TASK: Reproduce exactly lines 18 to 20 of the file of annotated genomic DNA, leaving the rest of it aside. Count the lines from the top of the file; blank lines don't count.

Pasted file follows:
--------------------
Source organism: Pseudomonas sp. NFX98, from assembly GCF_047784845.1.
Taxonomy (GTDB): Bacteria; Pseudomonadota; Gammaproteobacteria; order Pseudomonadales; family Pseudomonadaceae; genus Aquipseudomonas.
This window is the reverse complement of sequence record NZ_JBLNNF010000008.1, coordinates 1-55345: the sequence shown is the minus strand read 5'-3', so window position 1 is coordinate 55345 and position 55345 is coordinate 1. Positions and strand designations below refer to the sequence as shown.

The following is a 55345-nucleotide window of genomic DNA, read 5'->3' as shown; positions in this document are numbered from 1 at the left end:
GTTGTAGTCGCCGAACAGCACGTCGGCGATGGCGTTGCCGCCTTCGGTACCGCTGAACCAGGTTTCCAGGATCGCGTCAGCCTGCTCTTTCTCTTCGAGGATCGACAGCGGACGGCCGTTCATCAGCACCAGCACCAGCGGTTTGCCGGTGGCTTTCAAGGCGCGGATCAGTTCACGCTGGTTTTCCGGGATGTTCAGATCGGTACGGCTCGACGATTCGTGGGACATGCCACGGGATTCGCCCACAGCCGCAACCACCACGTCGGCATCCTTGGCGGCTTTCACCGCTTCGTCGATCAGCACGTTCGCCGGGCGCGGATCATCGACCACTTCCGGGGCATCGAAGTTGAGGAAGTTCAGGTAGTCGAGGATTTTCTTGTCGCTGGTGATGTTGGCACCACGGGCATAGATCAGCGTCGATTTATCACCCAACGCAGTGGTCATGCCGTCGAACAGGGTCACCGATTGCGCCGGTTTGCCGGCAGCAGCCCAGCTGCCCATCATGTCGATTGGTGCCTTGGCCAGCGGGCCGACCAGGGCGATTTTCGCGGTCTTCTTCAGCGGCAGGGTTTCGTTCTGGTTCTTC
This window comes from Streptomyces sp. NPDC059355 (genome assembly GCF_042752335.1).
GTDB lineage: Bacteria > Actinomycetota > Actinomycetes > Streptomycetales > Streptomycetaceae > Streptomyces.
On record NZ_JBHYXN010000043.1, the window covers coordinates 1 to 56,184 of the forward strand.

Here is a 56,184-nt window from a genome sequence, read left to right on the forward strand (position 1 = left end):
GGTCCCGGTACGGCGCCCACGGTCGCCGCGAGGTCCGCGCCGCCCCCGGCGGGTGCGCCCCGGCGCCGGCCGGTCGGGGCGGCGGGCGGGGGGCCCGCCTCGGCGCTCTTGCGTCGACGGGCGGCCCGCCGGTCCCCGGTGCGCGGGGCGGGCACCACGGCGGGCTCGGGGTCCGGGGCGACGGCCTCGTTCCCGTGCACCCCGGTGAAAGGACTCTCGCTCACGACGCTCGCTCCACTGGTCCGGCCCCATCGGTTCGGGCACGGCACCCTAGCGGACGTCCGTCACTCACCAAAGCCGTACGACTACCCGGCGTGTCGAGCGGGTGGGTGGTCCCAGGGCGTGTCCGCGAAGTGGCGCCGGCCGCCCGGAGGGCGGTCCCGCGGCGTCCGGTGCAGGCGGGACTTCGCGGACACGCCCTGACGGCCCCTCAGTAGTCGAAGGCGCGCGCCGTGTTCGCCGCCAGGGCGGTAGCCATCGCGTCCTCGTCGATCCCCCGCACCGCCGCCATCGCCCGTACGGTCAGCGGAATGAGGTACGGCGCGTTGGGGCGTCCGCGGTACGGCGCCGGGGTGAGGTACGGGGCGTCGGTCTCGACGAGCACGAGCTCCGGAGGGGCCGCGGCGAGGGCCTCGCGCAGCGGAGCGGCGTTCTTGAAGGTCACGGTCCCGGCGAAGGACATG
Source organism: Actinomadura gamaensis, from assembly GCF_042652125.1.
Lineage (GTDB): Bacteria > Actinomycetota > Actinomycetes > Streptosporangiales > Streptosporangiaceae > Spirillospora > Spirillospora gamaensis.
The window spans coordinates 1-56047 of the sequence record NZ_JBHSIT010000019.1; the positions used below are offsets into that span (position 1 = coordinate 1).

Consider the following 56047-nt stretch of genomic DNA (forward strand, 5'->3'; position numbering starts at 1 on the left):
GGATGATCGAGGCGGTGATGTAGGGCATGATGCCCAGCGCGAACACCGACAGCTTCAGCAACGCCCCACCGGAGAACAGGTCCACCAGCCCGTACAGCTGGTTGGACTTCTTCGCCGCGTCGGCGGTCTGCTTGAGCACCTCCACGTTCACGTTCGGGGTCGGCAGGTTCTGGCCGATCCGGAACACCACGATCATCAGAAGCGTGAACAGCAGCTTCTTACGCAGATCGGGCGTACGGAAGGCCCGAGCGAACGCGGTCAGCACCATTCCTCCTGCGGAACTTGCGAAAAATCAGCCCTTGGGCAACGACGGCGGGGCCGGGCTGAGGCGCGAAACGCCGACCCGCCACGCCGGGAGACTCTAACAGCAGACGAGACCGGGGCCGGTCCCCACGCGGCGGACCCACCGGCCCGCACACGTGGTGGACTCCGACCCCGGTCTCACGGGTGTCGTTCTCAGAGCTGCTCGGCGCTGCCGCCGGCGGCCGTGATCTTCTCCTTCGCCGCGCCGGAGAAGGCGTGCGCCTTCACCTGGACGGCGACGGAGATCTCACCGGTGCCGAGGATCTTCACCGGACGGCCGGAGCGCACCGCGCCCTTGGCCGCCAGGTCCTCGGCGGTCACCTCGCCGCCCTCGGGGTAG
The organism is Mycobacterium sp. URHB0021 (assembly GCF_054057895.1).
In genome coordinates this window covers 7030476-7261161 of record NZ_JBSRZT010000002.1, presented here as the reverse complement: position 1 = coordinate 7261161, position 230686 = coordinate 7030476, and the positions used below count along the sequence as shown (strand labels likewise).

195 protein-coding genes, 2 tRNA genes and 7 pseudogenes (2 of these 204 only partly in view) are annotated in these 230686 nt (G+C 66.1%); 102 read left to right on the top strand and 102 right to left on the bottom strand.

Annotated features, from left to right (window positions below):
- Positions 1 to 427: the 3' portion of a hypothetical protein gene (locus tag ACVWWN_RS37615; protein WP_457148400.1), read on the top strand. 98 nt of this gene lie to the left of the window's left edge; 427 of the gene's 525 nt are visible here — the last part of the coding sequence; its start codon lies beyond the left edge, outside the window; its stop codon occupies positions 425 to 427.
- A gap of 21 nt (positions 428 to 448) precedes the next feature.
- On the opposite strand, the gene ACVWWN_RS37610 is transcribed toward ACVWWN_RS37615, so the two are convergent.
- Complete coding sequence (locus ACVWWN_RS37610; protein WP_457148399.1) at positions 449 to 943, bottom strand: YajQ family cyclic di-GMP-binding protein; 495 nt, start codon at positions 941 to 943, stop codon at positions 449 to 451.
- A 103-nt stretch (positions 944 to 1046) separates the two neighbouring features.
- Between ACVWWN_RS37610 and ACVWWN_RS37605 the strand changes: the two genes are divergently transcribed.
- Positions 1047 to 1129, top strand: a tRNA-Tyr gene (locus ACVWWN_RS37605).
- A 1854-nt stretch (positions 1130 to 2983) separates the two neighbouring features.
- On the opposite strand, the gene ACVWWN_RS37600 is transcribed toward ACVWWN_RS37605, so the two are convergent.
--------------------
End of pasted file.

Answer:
195 protein-coding genes, 2 tRNA genes and 7 pseudogenes (2 of these 204 only partly in view) are annotated in these 230686 nt (G+C 66.1%); 102 read left to right on the top strand and 102 right to left on the bottom strand.

Annotated features, from left to right (window positions below):
- Positions 1 to 427: the 3' portion of a hypothetical protein gene (locus tag ACVWWN_RS37615; protein WP_457148400.1), read on the top strand. 98 nt of this gene lie to the left of the window's left edge; 427 of the gene's 525 nt are visible here — the last part of the coding sequence; its start codon lies beyond the left edge, outside the window; its stop codon occupies positions 425 to 427.